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Introducing battery sorting in houses managed by Civinity

Introducing battery sorting in houses managed by Civinity

Batteries are environmentally harmful waste and must be disposed of responsibly – not in household waste containers or in the environment. In order to promote the sorting of used batteries and to provide additional sorting opportunities even closer to residents’ homes, the environmental management company SIA Eco Baltia vide together with the management company Civinity and Latvijas Zaļais punkts are launching a pilot project in which special battery sorting boxes will be placed in 31 apartment buildings managed by Civinity in Rīga, Ādaži and Mārupe. 


“People already have the opportunity to sort packaging, glass and even biodegradable waste in many places near their homes. And now we have started working with one of the building managers to extend the sorting possibilities by providing battery sorting boxes closer to where people spend most of their time – in their homes. In the pilot project, we want to find out how people use these boxes instead of going to other publicly accessible sorting points, including those in retail outlets, to dispose of their used batteries. Although there are many opportunities for sorting batteries throughout Latvia, various surveys show that people are more willing to sort if the collection points are closer to where they live,” says Jānis Aizbalts, Chairman of the Board of SIA Eco Baltia vide. 


The new battery sorting boxes will be placed in the stairwells of Civinity-managed buildings and will be freely accessible to everyone in the building. They will be installed in 18 houses in Rīga, 12 houses in Mārupe and one apartment building in Ādaži. In total, SIA Eco Baltia vide will install almost 60 special battery sorting boxes.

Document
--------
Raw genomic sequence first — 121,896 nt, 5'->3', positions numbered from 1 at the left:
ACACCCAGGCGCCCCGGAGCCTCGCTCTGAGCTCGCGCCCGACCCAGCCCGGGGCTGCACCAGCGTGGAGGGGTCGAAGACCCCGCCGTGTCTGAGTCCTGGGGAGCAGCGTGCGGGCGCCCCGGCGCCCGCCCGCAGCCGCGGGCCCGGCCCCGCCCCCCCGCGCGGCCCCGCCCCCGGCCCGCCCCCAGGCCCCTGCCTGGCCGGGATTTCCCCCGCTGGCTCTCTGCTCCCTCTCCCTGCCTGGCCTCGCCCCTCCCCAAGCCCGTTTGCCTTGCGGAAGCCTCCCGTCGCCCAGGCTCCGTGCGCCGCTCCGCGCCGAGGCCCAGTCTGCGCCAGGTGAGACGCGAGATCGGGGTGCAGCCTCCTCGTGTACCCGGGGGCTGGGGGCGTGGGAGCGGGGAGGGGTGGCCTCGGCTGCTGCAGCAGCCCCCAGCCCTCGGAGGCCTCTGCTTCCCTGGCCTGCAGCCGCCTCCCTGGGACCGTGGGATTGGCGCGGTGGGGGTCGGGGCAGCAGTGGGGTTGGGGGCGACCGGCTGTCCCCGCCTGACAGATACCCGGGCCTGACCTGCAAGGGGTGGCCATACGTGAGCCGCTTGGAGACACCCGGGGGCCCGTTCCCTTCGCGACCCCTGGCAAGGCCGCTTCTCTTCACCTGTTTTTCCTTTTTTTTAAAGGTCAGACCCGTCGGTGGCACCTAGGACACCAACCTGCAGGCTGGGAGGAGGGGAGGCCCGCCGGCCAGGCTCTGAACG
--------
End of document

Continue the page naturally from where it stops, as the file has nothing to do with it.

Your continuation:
“Although batteries are already one of the most sorted waste types, when looking at overall sorting rates, a very large amount is not recycled. Every year, 45% of the total amount of batteries placed on the market in Latvia is collected, which was around 650 tonnes in 2020. But the question is: what happens to the part that is not collected? It is likely to end up in common household waste in landfill and, in a worst-case scenario that cannot be ruled out, in nature, where it can cause significant environmental damage. That is why we need to take a broader view and promote recycling of batteries as much as possible,” explains Kaspars Zakulis, Director of Latvijas Zaļais punkts.


 “We keep abreast of the latest trends to develop modern services for apartment building residents. And it is no secret that waste sorting is one of them. We have seen an increase in the willingness to sort waste in the houses we manage. We are already working with waste managers to encourage people to sort packaging, glass and biodegradable waste. That is why we are taking a step forward to ensure that other materials are also sorted. It is a way to keep the environment clean and neat and, last but not least, to help reduce the costs of unsorted household waste management,” says Toms Lučins, Head of the Residential Building Management Region at AS Civinity Mājas.


Batteries contain a range of hazardous substances: lead, cadmium, mercury, etc. When disposed of with household waste or in the environment, metal compounds can start to break down when exposed to various external environmental factors and harmful substances can end up in the soil, groundwater and later in the human body. It is therefore important to dispose of batteries in a responsible way – sort them and hand them over to a waste manager. In addition, batteries are made from virgin, non-renewable natural resources, so it is important that they are recycled and become new components that can be used in the production of new goods in the re-circulation market.


Every day, residents can hand in batteries free of charge at retail outlets across Latvia where special sorting boxes have been installed. You can also dispose of batteries at more than 70 waste sorting sites.


Civinity is one of the largest building maintenance and engineering solutions groups in the Baltic States. The group brings together more than 20 companies that manage 10 million square metres of residential and commercial buildings and have installed thousands of technical building systems in cities across Europe.

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